Skip to main content

British aid worker Tauqir Sharif rearrested by HTS in Syria's Idlib

Londoner seized after he was confronted by one of his interrogators, his wife says
Sharif has been in Syria since 2013 (Supplied)

A British aid worker who was released on bail by the Hay'at Tahrir al-Sham (HTS) militant group in Syria's opposition-held Idlib province has been re-arrested. 

Tauqir Sharif, who is originally from London, was detained by HTS forces on 22 June near Atmeh, where he has been based since 2013. 

Speaking on a Facebook video, Sharif's wife Racquell Hayden-Best said her husband was re-arrested after he was confronted by one of his interrogators when he attended a court to register his solicitor's details. 

"One of the interrogators who mistreated him in prison came onto him and recognised him, and Tauqir asked him if it was right what you did to me," Hayden-Best said. 

"The guy [interrogator] said that it wasn't wrong and it turned into a fight. The guy went to hit Tauqir. Tauqir didn't hit him and after he came outside the guy ran after him shouting and he told me to go."

Sharif's family in the UK have also confirmed to Middle East Eye that he has been rearrested. 

It remains unclear why Sharif was rearrested and what charges he faces. He was released on 15 July "on bail".

In a statement after his first arrest, HTS said he was being investigated over alleged "mismanagement of humanitarian funds and its use towards projects that sow sedition and division". His family have disputed those allegations.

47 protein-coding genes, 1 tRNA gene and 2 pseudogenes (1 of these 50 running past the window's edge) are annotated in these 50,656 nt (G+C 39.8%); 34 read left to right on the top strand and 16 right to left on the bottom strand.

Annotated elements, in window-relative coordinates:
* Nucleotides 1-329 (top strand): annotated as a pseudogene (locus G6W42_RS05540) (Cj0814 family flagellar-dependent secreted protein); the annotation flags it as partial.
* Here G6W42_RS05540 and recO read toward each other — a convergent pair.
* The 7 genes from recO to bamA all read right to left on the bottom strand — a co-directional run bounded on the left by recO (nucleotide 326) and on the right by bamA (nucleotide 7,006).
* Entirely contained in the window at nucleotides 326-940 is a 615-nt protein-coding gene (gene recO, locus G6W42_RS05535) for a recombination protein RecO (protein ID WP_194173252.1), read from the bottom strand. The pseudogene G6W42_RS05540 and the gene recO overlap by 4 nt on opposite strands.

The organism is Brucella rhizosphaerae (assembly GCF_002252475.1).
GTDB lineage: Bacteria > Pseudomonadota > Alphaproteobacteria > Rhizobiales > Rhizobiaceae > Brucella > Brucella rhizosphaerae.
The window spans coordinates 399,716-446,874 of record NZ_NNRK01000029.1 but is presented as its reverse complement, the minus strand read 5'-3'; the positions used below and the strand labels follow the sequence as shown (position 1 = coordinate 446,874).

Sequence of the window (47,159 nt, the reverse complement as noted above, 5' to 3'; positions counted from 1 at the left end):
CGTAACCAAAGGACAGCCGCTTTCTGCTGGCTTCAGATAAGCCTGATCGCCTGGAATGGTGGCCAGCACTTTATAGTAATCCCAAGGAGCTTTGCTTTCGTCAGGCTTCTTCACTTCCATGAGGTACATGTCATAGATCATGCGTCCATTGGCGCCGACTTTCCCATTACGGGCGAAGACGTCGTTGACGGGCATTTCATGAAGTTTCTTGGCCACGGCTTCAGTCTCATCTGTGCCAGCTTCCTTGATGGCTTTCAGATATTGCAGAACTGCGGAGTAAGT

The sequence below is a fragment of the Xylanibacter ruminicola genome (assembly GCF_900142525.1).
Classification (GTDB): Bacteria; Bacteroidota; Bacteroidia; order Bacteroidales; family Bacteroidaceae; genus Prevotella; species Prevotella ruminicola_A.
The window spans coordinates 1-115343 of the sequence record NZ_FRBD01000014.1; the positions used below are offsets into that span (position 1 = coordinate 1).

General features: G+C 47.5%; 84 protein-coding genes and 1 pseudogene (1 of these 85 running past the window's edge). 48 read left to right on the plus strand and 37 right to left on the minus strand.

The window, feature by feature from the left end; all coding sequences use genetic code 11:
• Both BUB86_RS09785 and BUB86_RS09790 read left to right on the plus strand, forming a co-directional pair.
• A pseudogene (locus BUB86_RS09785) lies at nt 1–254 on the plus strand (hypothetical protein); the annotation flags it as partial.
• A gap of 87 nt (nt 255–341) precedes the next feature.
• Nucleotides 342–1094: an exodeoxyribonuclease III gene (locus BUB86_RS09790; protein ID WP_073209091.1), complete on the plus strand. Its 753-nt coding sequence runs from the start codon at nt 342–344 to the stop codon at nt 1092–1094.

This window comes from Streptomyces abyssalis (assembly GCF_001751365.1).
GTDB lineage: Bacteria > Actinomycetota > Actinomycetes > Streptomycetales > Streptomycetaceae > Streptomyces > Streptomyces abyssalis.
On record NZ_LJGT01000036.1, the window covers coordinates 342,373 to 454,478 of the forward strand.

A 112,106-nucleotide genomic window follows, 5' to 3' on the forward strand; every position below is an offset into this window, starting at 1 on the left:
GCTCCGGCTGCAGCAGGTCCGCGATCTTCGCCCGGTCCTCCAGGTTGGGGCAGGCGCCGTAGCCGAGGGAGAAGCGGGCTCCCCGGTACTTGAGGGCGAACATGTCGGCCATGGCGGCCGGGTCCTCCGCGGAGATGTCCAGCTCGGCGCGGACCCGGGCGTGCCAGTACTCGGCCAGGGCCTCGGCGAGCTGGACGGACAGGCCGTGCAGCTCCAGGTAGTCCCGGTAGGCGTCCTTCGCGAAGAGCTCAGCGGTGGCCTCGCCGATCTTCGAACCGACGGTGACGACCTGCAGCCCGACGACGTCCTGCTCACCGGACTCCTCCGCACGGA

Following a series of inter-rebel battles in 2018, hardline HTS seized control of Idlib, running it through its political arm, the National Salvation Government.

A video posted on social media by Sharif's aid organisation, Live Updates from Syria, showed him being greeted after his initial release by his children and others supported by the organisation's projects.

Addressing the crowd, Sharif said: "Even in prison I heard that the women made so much noise for me."

His arrest prompted protests by children and women supported by Live Updates from Syria's projects in Atmeh's displacement camp, as well as a #FreeTox social media campaign, referring to Sharif by the nickname by which he is widely known.

Over the course of Syria’s war, Sharif has become one of the most high-profile foreign nationals living in Idlib, via broadcasts on his own social media channels and through coverage of his work by media outlets, including the BBC, Channel 4, ITV, CNN and MEE.

He says Live Updates from Syria employs around 200 people and runs 41 aid projects in Idlib, the last area of Syria still under the control of rebel forces.

Last year Sharif revealed that he was among a number of UK nationals in Syria to have been stripped of their citizenship by the British government.